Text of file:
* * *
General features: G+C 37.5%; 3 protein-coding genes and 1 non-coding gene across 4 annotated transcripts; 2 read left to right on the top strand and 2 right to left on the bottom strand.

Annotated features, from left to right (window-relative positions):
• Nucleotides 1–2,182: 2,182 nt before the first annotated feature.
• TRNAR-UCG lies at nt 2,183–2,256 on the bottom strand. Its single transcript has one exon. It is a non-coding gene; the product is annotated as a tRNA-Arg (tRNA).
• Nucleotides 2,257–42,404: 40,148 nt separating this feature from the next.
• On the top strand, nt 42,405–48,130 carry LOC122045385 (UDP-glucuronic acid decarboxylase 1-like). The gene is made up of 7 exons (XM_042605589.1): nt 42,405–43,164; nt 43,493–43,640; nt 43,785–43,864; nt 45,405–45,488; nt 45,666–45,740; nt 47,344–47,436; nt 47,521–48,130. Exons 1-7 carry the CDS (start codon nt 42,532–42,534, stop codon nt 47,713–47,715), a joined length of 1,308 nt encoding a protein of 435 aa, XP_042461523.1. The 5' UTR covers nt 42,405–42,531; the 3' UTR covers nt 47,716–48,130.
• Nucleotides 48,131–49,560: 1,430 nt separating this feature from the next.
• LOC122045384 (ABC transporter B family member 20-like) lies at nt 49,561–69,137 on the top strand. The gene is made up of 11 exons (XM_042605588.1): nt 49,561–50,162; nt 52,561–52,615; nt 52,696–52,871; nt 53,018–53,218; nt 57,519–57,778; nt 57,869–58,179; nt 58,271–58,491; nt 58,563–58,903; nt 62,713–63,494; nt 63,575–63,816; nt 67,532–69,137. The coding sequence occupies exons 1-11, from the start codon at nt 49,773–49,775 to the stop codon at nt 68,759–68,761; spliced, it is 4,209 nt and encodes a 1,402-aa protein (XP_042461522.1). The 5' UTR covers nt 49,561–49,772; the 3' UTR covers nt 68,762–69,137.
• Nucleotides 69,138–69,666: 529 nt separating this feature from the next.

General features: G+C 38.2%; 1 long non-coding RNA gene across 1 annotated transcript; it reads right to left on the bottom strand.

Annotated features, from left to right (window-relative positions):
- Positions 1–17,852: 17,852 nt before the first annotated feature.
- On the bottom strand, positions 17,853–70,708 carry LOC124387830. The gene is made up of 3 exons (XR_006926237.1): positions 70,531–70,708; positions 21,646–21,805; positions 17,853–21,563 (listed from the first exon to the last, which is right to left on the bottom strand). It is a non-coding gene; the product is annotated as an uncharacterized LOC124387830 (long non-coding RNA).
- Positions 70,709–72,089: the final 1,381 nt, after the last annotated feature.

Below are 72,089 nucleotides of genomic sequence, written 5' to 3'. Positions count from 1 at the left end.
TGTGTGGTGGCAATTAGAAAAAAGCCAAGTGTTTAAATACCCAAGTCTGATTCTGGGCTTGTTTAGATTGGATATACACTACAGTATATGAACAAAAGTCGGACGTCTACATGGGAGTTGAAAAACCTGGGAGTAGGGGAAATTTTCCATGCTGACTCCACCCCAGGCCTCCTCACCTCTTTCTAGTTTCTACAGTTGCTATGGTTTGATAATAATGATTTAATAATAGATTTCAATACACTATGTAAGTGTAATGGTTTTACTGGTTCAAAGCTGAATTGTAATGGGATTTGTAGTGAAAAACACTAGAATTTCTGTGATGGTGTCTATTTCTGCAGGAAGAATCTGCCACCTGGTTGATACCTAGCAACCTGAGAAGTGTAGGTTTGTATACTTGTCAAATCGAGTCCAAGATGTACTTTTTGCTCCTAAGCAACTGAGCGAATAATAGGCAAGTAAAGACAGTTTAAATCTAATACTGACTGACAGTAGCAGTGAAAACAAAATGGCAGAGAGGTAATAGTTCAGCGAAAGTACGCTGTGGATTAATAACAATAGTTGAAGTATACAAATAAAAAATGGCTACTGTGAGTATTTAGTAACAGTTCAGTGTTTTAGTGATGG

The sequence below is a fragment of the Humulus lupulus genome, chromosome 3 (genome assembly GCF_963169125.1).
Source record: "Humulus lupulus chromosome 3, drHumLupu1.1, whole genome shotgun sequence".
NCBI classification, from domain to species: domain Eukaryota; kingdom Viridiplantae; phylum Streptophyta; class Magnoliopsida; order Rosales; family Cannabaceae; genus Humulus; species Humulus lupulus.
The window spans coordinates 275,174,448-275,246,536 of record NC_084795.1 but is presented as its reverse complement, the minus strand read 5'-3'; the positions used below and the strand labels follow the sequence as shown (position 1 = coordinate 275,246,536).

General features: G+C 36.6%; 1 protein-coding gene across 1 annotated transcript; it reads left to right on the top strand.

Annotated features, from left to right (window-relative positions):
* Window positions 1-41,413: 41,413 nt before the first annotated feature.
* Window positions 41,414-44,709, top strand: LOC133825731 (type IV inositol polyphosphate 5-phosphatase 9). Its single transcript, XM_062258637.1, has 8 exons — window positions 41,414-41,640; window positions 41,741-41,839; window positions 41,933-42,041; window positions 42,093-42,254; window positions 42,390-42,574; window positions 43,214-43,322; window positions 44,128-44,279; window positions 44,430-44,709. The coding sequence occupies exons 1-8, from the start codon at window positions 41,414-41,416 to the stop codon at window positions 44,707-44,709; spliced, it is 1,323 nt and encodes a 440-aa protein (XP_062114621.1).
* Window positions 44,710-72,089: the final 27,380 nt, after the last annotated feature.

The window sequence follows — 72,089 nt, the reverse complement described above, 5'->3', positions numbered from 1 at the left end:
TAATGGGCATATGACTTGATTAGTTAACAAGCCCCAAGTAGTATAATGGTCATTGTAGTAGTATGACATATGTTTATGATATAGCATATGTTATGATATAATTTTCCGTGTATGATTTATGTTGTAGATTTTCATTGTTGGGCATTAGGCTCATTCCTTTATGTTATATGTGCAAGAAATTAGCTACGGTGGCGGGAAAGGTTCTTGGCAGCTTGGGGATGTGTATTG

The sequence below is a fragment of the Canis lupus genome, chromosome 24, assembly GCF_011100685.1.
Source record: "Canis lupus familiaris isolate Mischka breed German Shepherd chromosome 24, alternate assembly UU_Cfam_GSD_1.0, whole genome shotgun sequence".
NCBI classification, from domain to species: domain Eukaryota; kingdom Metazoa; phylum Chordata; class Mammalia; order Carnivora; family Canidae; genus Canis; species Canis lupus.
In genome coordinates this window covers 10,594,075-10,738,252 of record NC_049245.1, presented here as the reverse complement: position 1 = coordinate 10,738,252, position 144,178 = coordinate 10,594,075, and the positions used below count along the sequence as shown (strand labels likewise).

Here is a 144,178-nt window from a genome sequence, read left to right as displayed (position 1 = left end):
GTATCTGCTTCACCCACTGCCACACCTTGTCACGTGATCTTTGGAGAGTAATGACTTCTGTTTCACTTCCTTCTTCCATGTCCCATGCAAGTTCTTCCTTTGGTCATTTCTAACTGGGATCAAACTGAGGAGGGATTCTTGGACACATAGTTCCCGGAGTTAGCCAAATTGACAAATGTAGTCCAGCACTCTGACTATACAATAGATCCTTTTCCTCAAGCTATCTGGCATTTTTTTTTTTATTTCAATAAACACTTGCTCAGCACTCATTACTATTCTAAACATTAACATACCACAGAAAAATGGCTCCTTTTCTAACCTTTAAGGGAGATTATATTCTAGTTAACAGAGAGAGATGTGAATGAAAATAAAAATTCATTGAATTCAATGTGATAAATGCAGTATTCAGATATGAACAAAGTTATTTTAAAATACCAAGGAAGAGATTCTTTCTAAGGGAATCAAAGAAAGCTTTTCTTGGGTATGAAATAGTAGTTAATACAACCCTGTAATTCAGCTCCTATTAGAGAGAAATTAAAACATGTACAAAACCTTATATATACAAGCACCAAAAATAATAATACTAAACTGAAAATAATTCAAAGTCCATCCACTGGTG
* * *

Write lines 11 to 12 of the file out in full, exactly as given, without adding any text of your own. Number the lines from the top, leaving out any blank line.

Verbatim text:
Annotated features, from left to right (window-relative positions):
- Positions 1–17,852: 17,852 nt before the first annotated feature.